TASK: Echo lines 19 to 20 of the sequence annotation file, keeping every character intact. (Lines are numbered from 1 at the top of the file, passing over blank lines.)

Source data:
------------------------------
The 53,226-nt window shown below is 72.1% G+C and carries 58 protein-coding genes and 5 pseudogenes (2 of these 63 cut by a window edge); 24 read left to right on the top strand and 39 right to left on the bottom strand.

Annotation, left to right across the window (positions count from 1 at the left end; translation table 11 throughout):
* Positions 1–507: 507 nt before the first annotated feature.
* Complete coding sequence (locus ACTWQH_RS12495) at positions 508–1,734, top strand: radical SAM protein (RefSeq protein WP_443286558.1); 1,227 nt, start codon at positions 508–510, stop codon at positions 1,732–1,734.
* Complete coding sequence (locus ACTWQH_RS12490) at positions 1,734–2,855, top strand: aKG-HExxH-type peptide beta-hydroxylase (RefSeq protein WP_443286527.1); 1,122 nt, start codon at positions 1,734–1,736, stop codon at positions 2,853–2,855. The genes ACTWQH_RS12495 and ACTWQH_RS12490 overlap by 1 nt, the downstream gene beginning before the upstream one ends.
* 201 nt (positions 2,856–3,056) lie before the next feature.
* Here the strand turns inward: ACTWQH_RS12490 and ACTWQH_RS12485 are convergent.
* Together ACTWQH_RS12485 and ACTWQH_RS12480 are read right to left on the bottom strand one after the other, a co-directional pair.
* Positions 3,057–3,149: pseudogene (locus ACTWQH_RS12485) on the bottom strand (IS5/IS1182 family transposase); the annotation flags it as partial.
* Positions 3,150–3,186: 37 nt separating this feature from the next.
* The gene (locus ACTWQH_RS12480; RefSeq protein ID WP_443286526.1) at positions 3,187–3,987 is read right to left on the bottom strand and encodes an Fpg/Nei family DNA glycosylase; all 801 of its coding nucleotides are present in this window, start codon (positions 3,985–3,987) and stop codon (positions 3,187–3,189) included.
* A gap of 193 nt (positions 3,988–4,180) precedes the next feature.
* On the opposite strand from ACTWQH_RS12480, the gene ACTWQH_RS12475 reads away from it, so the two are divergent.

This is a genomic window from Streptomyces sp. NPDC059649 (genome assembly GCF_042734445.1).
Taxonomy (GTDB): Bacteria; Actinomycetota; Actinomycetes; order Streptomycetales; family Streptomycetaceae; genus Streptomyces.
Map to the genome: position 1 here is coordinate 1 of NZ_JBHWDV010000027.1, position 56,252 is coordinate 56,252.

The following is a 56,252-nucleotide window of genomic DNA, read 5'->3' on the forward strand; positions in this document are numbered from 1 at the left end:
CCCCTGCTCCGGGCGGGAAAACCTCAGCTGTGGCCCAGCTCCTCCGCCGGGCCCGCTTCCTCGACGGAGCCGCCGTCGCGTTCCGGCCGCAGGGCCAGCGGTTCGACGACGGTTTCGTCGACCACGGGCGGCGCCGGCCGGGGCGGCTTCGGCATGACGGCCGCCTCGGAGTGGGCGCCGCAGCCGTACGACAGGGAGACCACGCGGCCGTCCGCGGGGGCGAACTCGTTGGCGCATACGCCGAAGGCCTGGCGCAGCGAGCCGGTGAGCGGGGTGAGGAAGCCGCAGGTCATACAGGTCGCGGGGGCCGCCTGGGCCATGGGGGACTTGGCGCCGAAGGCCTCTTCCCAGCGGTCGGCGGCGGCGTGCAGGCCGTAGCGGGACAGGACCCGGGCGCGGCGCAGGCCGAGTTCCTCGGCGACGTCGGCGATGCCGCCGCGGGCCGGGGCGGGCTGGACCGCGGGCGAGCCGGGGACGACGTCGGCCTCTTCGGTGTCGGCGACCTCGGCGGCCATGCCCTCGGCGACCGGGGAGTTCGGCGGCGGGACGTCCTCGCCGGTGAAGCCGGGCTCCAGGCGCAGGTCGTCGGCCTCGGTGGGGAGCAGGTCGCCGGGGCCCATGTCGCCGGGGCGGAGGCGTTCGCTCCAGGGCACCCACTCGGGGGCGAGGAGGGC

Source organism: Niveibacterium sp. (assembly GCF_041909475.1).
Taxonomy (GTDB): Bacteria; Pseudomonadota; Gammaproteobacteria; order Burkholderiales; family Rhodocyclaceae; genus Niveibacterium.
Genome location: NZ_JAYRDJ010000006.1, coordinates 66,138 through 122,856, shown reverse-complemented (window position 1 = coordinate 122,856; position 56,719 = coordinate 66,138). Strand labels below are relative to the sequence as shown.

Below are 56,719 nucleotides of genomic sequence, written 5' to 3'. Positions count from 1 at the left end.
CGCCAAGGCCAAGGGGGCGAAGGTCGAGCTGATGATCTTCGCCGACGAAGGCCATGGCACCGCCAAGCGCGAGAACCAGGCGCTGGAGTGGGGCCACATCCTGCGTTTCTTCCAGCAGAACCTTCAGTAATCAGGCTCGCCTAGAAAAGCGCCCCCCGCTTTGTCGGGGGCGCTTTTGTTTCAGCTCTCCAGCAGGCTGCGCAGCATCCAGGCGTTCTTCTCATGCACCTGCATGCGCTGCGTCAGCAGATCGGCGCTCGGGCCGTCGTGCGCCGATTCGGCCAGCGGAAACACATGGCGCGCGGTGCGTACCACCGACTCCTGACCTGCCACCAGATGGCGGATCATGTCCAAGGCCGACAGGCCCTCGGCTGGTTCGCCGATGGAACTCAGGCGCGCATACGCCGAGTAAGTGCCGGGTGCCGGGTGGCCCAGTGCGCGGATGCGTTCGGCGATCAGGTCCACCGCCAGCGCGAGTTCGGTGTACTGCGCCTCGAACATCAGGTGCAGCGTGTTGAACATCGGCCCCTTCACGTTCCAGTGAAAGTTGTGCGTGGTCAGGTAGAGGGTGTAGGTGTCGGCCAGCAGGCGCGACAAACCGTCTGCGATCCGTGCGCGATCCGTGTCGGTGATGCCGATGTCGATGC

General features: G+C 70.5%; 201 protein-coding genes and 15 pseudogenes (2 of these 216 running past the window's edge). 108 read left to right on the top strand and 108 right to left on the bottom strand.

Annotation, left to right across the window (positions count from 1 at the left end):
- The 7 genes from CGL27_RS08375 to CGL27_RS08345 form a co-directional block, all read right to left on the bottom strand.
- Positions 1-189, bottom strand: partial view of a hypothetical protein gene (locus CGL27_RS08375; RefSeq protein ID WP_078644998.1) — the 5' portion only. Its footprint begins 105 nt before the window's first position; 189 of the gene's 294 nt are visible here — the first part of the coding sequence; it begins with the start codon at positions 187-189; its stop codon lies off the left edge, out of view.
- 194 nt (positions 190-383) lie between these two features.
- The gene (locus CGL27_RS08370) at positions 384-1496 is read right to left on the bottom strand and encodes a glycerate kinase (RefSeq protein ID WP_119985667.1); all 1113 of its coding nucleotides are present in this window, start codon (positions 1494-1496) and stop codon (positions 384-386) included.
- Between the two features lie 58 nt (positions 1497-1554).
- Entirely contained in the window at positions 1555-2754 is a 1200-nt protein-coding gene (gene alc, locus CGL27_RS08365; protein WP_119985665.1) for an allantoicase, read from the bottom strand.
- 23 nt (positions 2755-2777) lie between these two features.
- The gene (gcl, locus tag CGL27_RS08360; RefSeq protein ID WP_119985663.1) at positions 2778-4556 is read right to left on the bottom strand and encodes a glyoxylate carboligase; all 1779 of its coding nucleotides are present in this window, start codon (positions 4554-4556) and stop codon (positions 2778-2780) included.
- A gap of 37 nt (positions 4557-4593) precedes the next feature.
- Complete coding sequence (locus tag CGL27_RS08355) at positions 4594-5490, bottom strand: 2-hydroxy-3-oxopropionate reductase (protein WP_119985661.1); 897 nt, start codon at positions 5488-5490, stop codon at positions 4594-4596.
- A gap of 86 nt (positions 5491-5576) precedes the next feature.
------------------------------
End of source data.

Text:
Source organism: Niveibacterium sp. (assembly GCF_041909475.1).
Taxonomy (GTDB): Bacteria; Pseudomonadota; Gammaproteobacteria; order Burkholderiales; family Rhodocyclaceae; genus Niveibacterium.